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Ukraine Sex Strike Against Russian Men Gaining Strength

Two Ukrainian women pose with the 'Don't Give it To a Russian' campaign's T-shirts.

A group of Ukrainian women have given recent sanctions against Russia a new twist, selling T-shirts with the slogan: "Don't give it to a Russian," in a call for refusing sex to Russian men.

The campaign, organized by Ukrainian television and business news journalists, takes its cue from other sex strikes throughout history, and has inspired a range of interpretations - not all sexual - since it launched last week.

"Each of our activists, who agreed to have their pictures taken in the patriotic T-shirt, had her own meaning in mind: Don't give Crimea to a Russian, don't give your land to a Russian occupation, don't give money to a Russian, or don't let Russians win," a statement on the campaign's Facebook page said.

"Sex, funny as this may sound, was the last thing to occur," the organizers said. "What will you have in mind when you wear this T-shirt?"

The black-and-white T-shirt features an image of folded hand palms - as if in prayer or, according to some interpretations, as a symbolic representation of a vagina - and a line from a 1838 poem entitled "Kateryna" by Ukrainian national poet Taras Shevchenko: "Fall in love, dark-browed maiden, but not with the Moskals [Russians]."

The organizers hope the call for celibacy in the name of peace will not inspire Ukrainian women alone.

"Russian women, would you like to join us? Our [men] are still at home, but yours are already at war," they said.

Urging followers to "fight the enemy in any way," the Facebook page cited various sex strike campaigns from past eras, including one featured in the Greek playwright Aristophanes' anti-war comedy "Lysistrata." The women in the play refused sex to their husbands to dissuade them from fighting in the Peloponnesian War and to secure peace.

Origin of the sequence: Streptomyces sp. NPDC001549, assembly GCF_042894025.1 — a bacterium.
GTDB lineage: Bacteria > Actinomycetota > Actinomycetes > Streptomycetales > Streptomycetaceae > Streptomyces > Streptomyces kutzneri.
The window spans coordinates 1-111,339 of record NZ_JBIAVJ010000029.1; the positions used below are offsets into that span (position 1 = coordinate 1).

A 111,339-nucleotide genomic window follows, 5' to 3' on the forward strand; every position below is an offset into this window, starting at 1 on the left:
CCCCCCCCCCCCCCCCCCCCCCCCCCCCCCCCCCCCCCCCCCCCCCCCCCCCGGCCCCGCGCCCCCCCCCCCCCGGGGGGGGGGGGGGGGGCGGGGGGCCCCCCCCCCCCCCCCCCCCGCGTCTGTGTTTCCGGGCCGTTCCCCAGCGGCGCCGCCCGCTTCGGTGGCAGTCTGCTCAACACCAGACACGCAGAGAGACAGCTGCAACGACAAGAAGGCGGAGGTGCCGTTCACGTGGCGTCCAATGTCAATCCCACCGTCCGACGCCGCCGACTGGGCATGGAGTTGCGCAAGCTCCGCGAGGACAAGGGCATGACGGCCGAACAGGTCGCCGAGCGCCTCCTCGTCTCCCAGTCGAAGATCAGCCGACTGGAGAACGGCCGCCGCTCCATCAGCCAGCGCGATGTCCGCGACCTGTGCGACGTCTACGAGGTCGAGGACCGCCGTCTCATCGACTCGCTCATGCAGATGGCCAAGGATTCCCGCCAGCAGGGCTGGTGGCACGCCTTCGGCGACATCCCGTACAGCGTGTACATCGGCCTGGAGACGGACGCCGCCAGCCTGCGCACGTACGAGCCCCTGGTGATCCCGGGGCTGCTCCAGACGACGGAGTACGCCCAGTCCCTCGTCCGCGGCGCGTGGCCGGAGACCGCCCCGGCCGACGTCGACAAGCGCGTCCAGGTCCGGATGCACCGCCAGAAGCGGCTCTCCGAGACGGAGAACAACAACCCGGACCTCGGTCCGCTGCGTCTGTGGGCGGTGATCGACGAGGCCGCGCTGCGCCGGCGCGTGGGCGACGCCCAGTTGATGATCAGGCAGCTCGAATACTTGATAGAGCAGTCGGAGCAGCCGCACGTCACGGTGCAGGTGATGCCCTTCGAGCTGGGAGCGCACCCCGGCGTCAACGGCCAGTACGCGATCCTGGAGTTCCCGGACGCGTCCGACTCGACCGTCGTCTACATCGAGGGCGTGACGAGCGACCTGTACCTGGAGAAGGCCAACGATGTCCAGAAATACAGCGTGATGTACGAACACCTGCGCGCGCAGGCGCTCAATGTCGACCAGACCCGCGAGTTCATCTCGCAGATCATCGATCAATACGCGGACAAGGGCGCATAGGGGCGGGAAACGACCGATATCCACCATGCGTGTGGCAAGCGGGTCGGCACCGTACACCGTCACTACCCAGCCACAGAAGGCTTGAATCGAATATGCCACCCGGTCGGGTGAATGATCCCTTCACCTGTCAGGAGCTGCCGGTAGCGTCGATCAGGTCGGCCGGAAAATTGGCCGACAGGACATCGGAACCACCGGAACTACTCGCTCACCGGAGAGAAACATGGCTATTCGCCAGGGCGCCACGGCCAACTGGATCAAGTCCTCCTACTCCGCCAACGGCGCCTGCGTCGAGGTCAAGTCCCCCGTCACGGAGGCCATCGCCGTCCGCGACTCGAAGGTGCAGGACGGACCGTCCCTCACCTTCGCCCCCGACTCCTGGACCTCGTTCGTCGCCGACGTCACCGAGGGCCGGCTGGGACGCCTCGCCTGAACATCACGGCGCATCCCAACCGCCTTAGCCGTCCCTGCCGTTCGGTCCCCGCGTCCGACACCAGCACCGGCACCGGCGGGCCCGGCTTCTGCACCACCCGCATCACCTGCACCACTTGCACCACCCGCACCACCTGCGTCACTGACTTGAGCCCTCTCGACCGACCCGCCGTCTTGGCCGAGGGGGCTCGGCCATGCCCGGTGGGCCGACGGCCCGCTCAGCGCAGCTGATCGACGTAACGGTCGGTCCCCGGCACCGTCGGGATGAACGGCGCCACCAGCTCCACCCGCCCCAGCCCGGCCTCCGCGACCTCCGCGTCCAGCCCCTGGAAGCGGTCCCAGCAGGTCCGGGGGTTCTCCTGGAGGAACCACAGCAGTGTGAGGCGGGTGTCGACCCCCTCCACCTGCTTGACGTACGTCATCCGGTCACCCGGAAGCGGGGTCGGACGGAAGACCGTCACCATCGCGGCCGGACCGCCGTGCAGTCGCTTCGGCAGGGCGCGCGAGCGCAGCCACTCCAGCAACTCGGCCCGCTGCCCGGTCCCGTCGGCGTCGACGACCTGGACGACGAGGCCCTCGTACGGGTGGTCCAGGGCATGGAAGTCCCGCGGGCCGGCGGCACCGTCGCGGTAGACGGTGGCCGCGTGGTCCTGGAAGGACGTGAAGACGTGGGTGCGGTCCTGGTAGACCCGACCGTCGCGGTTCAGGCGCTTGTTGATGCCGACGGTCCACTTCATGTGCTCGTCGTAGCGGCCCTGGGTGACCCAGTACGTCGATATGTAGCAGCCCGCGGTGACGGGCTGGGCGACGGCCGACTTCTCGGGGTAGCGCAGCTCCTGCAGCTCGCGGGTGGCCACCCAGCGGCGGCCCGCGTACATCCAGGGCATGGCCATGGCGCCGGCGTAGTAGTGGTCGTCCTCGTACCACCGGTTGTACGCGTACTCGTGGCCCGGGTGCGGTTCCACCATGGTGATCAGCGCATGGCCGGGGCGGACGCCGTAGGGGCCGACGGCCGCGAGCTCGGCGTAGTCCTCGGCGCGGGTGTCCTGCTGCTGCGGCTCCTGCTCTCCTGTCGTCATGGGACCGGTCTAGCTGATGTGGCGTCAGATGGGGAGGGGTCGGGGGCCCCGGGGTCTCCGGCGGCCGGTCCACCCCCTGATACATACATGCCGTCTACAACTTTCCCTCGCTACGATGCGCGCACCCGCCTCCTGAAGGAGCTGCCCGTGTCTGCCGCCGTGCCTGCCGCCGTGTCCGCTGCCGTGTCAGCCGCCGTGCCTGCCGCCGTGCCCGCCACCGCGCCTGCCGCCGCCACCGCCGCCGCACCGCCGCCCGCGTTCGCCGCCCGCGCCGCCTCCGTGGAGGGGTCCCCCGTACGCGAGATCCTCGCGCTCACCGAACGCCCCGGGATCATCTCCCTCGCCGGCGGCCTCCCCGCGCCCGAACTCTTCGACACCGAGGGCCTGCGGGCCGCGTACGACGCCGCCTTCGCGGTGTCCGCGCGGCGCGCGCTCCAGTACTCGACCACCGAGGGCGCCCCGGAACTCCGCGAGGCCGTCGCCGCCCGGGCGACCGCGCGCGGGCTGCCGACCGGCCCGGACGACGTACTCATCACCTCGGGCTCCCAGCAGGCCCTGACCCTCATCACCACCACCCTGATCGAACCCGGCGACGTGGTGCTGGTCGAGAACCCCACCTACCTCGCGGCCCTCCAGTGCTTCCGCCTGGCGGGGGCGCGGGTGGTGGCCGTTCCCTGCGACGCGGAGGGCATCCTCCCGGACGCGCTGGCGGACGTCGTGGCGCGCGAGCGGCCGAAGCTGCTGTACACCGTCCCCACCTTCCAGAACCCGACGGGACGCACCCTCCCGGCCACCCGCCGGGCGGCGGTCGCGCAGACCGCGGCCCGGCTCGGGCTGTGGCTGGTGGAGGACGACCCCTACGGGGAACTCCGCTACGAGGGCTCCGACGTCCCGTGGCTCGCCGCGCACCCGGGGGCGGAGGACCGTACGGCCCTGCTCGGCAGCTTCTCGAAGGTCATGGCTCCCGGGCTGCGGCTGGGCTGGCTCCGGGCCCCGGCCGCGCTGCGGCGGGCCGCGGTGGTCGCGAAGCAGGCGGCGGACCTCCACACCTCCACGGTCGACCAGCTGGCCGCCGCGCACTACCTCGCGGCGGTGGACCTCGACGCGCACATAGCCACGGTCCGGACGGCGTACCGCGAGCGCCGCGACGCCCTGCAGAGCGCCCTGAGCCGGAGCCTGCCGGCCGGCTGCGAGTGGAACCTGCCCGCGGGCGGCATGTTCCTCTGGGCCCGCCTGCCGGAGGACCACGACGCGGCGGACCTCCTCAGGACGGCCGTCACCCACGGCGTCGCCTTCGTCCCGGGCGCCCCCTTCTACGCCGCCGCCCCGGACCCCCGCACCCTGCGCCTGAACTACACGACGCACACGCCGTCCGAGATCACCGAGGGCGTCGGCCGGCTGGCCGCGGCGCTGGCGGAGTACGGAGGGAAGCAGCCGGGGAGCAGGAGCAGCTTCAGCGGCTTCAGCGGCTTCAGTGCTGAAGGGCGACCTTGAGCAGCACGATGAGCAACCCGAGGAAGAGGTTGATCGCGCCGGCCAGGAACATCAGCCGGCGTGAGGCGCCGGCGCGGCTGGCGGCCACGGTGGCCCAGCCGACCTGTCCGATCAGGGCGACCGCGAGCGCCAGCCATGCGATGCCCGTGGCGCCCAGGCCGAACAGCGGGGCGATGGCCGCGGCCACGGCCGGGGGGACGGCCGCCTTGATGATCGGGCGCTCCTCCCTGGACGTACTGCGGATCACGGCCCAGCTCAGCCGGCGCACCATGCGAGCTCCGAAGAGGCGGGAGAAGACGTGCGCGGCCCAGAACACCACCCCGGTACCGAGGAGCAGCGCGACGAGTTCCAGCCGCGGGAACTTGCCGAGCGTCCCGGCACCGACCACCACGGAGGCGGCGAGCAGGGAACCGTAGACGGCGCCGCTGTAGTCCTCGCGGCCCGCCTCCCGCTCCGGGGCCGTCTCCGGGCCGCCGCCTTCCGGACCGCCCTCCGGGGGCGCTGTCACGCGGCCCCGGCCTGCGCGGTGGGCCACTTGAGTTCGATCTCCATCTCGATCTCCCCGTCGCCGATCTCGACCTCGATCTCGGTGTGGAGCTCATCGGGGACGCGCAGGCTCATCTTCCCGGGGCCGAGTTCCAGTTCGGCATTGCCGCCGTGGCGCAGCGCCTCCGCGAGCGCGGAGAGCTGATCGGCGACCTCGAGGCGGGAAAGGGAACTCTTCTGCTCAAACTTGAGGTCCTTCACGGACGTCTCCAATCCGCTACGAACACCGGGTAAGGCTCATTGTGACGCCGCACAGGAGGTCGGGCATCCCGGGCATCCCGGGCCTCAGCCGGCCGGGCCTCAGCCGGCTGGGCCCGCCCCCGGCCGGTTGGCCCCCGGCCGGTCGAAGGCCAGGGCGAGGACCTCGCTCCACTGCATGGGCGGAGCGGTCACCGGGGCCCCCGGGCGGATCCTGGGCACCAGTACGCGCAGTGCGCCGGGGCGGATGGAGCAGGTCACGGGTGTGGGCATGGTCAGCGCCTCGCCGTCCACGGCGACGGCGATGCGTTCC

In more recent and real-life examples, women in Liberia staged a sex strike in 2003 and succeeded in establishing peace in the country after a 14-year civil war.

In 2006 in Colombia, the wives and girlfriends of gang members started an action called "the strike of crossed legs" to stop gang violence that had killed more than 450 people in the region.

Similar strikes also took place in Italy, the Philippines, Togo and Kenya.

Since Russia moved in to annex Crimea early this month, other calls for boycotts have appeared in Ukraine.

A Twitter user posted a photograph of a billboard on a highway between Kiev and Odessa, saying: "Don't buy from the occupant! Boycott Russian goods."

The sex-strike campaign went viral on Russian social networks in a matter of days, with some commentators expressing support for the women, but most denouncing them.

Nationalist online magazine "Sputnik and Pogrom" on its Facebook page called the women prostitutes, in an accusation that seemed reminiscent of an old Russian joke about two men discussing a woman who had refused sex to , and then end up calling her a prostitute for turning them down.

The T-shirts sell for 250 hryvnia ($23), with the proceeds reportedly going toward supporting the Ukrainian army. The Ukrainian Defense Ministry recently set up a hotline asking for 5-hryvnia donations, and nearly 10 million hryvnia had been raised by mid-March, according to the ministry website.

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